This indie musician is trying to make Hindustani Classical music cool again

This indie musician is trying to make Hindustani Classical music cool again

By Keith Armando Gomes | | 11 March, 2017
indie musician, Hindustani Classical music, Tritha Sinha, Kolkata, Delhi, Tritha Electric, India Habitat Centre in New Delhi
Tritha Sinha.

She was five years old when she first identified and corrected her mother’s tans, who practiced in the kitchen every morning while attending to the daily chores. It was on that very day that Tritha Sinha’s parents realised the abilities of their daughter and took her for a class with her mother’s guru. This was the moment when she was introduced to the teachings of the Agra gharana’s musical lineage —this was the beginning.

I found myself in Sinha’s living room, a quaint space which comprised small sofas, mattresses, a guitar sitting on the mattress, books on spirituality, sketches of monuments on the walls, a glass door leading to a balcony with graffiti on its walls, and a corner where the music emanated from. She made me a part of her morning tea with almonds and fruits, and curated a playlist especially for the occasion of the interview; I took it that she didn’t wish to have the interview in silence. 

Tritha Sinha is an independent musician who was born in Kolkata, and today travels between home, Delhi and parts of Europe for her multiple projects. She has spent the better part of her life singing and dancing, while also claiming that she sometimes cooks better than she sings.

“As a kid, I would wake up to my father’s playlist that comprised of classical music, bhajans, and Sanskrit mantras.” She adds, “I used to love listening to my mother hum in the kitchen. And my brother introduced me to rock; he used to listen to Nirvana and Pink Floyd.”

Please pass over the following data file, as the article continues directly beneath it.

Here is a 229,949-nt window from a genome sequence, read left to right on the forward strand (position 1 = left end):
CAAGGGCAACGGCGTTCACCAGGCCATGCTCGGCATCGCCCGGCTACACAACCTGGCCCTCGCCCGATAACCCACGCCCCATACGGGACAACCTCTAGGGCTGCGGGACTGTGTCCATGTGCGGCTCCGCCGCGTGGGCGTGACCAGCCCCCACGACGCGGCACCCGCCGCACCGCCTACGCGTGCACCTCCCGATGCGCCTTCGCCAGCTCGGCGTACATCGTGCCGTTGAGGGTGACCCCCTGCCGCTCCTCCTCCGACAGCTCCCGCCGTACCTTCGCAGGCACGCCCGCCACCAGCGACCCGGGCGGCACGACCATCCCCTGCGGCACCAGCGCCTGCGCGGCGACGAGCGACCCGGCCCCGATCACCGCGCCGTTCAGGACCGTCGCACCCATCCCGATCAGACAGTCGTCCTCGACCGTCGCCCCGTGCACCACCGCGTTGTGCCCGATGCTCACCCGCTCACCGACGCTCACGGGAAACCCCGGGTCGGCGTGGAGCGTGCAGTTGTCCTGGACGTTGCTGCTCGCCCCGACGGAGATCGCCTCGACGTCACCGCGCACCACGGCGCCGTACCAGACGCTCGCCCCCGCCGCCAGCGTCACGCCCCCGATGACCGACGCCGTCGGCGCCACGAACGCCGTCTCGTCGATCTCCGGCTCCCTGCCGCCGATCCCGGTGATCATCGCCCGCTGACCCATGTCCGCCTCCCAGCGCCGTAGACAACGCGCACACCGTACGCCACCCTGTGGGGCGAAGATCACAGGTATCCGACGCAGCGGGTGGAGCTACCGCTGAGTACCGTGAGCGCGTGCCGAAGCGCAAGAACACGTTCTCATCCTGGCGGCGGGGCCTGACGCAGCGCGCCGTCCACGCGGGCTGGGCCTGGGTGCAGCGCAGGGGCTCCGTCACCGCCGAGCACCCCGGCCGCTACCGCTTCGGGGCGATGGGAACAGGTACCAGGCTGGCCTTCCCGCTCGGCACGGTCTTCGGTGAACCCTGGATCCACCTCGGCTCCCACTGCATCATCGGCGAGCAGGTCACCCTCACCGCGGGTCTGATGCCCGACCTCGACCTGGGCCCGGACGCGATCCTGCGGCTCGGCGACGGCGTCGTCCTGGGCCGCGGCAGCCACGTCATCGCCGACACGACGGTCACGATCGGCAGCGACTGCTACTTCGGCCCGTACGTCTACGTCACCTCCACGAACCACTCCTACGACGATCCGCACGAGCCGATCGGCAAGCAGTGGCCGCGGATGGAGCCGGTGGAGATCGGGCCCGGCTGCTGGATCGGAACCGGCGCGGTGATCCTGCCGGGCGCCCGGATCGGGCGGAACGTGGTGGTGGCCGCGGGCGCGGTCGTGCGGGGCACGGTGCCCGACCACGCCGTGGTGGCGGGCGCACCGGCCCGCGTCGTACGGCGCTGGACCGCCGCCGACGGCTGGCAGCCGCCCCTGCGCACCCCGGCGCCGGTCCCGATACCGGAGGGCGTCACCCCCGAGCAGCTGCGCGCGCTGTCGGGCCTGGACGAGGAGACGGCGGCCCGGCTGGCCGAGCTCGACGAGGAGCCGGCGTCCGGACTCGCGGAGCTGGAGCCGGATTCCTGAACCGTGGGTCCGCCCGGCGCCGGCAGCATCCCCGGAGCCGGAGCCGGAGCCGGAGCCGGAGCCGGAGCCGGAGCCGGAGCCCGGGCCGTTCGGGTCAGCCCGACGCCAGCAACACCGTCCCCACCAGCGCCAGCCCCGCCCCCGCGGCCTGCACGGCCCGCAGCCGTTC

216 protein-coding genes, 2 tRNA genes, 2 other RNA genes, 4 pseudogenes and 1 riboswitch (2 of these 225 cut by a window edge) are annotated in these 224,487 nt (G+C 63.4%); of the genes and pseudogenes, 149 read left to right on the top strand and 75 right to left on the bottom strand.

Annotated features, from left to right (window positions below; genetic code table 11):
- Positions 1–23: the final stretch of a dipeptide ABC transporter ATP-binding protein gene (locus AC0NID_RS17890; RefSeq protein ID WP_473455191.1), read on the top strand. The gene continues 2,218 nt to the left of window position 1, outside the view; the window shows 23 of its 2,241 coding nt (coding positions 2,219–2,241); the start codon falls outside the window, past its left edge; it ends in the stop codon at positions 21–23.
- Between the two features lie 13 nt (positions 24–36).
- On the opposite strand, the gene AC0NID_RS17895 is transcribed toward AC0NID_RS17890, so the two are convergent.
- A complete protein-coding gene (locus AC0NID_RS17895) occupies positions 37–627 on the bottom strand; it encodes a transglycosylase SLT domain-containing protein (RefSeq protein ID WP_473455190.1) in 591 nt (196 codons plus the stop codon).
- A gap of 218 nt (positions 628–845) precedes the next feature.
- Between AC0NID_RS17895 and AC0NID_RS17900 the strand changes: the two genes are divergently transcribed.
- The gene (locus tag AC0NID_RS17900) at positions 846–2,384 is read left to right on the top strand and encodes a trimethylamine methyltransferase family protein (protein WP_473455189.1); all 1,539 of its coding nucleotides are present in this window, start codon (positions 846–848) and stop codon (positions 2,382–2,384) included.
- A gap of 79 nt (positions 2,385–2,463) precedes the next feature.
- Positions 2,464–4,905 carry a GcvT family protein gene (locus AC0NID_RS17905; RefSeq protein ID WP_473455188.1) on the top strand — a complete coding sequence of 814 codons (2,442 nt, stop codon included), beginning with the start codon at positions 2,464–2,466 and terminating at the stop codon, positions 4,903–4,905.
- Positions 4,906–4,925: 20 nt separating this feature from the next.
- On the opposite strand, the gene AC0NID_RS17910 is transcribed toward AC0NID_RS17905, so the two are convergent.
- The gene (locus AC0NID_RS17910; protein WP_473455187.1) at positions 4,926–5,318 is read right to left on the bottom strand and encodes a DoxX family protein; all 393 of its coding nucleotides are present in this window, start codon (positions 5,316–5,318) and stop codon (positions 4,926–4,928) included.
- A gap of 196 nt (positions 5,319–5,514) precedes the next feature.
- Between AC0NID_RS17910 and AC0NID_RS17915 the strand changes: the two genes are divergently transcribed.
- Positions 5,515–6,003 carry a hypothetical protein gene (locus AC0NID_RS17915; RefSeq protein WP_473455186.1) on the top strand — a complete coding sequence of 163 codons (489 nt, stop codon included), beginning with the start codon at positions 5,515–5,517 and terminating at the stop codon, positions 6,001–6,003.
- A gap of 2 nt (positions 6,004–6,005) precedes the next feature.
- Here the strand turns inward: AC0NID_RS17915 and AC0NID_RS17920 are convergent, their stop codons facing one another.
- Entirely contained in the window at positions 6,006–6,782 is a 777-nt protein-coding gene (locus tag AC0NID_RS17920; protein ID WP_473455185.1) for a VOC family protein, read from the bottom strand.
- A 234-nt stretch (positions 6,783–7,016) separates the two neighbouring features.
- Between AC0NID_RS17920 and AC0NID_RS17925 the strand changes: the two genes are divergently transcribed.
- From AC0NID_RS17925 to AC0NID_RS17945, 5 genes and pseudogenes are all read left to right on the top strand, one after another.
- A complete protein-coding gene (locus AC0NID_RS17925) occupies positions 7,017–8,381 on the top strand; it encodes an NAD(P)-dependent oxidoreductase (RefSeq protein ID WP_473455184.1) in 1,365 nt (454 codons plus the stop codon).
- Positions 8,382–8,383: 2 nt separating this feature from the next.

The first time I heard Tritha was when her band “Tritha Electric” performed at the India Habitat Centre in New Delhi. The band comprised of Paul Schneiter on the drums, Mathias Durand on the guitar, and Tritha Sinha as the lead vocalist along with her own ensemble of instruments. The band played a rather unique experimental fusion of psychedelic and classical Indian ragas: the blend was exceptionally impactful. But this happened to be just one of the many projects that Tritha has got going.

“A lot of music today is noise, but pure sounds happen when there is mutual understanding in the band, we don’t play on top of each other, we allow each other the opportunity to perform freely.” 

Another project which is called “Tritha and Martin” comprises two musicians as the title suggests. Martin Dubois is a French man who is a throat vocalist and has a collection of instruments that are probably impossible to find at mainstream concerts — namely a kora, an African instrument, and a hollow closed drum which he places on his laps while playing. This project focuses on what the duo calls “sound healing”, the name was born out of the responses that the duo received from the audiences that heard them perform. She expounded on how their aim in this project has been to reach harmonies which are inspired by nature itself. 

“I have also got two other projects, one is known as Kuru orchestra in which I perform with a Kazoo. And the second one is a personal project which I started years ago called Space, formed with Ritika Singh,” she continues, “Space is a particularly motivated project since it focuses on trying to find ways to express and create awareness about gender justice and condition of women in India.” 

She had fascinating tales to tell of how she met these musicians who are friends and family to her today. The first time she met Martin Dubois was at a musical festival in France and ended up performing with him on a stage made on a tree.